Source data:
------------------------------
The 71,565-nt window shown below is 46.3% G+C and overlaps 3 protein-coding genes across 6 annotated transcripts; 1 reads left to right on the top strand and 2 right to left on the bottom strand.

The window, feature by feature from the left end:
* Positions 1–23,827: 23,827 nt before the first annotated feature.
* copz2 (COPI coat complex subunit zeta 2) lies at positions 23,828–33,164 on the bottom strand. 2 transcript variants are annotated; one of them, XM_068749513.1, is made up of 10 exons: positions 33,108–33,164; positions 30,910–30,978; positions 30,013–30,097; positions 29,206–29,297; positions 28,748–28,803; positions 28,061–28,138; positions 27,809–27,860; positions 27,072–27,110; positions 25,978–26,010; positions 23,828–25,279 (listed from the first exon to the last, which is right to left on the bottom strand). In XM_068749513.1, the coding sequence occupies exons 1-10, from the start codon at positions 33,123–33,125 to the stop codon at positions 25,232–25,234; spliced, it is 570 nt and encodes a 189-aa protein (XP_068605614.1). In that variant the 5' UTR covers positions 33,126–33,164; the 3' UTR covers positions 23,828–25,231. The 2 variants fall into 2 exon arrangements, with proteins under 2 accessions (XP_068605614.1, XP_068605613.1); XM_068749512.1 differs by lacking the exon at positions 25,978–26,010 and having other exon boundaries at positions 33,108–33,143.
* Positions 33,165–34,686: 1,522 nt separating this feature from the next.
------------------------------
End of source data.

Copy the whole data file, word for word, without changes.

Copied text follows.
The 71,565-nt window shown below is 46.3% G+C and overlaps 3 protein-coding genes across 6 annotated transcripts; 1 reads left to right on the top strand and 2 right to left on the bottom strand.

The window, feature by feature from the left end:
* Positions 1–23,827: 23,827 nt before the first annotated feature.
* copz2 (COPI coat complex subunit zeta 2) lies at positions 23,828–33,164 on the bottom strand. 2 transcript variants are annotated; one of them, XM_068749513.1, is made up of 10 exons: positions 33,108–33,164; positions 30,910–30,978; positions 30,013–30,097; positions 29,206–29,297; positions 28,748–28,803; positions 28,061–28,138; positions 27,809–27,860; positions 27,072–27,110; positions 25,978–26,010; positions 23,828–25,279 (listed from the first exon to the last, which is right to left on the bottom strand). In XM_068749513.1, the coding sequence occupies exons 1-10, from the start codon at positions 33,123–33,125 to the stop codon at positions 25,232–25,234; spliced, it is 570 nt and encodes a 189-aa protein (XP_068605614.1). In that variant the 5' UTR covers positions 33,126–33,164; the 3' UTR covers positions 23,828–25,231. The 2 variants fall into 2 exon arrangements, with proteins under 2 accessions (XP_068605614.1, XP_068605613.1); XM_068749512.1 differs by lacking the exon at positions 25,978–26,010 and having other exon boundaries at positions 33,108–33,143.
* Positions 33,165–34,686: 1,522 nt separating this feature from the next.